responsive to opportunities elsewhere. Previous migration also has the
opposite sign from that expected. Migrants from New York are less
likely to have moved before in their lifetimes. This is consistent with
the sign on the length-of-residence variables. Perhaps many of the New
York migrants are middle-aged or older people who have lived in New York
most of their lives and are now moving in anticipation of retirement.
The overall equation is significant at better than the .005 level.
This is true whether the model is compared to one where all coefficients
are zero or compared to a model where the right-hand side is equal to
zero. Eighty-three percent of the individuals in the sample are pre
dicted correctly by the model, while 21 percent of the migrants are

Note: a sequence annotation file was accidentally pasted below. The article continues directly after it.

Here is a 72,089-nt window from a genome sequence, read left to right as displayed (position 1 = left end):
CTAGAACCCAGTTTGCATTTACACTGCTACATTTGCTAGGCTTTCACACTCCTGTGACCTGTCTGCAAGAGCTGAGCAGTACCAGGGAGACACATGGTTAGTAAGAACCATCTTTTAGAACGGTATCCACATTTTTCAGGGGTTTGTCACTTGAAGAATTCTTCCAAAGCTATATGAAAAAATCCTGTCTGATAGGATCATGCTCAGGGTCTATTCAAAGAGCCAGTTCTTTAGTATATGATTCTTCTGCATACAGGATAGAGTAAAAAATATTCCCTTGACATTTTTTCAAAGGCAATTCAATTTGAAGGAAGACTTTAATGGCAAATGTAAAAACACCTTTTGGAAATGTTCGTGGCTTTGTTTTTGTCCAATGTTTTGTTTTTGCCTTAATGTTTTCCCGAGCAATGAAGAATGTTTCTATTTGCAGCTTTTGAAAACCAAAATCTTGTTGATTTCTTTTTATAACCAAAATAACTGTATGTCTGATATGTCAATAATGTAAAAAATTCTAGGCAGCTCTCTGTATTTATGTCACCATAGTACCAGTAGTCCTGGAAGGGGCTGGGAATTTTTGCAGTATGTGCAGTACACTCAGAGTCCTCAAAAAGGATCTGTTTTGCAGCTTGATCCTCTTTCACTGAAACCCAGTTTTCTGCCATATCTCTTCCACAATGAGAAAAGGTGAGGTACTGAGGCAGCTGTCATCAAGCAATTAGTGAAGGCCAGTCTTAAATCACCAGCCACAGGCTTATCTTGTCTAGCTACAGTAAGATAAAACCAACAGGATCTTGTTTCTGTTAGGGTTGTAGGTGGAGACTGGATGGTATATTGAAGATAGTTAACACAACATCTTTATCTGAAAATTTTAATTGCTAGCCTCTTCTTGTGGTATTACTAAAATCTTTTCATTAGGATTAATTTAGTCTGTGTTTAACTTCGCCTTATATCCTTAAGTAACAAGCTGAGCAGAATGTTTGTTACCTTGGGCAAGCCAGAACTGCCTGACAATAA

predicted correctly.
Logit Results: South Carolina
The decision-to-move results for South Carolina appear in Table
3.7. Significant variables are family size, average age, marital


BIBLIOGRAPHY
Albright, L., Lerman, S.R., and Manski, C.F., "An Introduction to the
Multinominal Probit Model," Cambridge Systematics Inc. Technical
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American Chamber of Commerce Researchers Association, Cost of Living
Indicators: Inter-City Index Report, American Chamber of Com
merce Researchers Association, March 1968.
Borts, G.H. and Stein, J.L., Economic Growth in a Free Market, Columbia
University Press, 1964.
Burns, J.F. and James, M.K., "Migration Into Florida: 1940-1973,"
Work Paper No. 4, Urban and Regional Development Center,
University of Florida, October 1973.
Chow, G.C., "Tests of Equality Between Sets of Coefficients in Two
Linear Regressions," Econometrica, Vol. 28 (1960), pp. 591-605.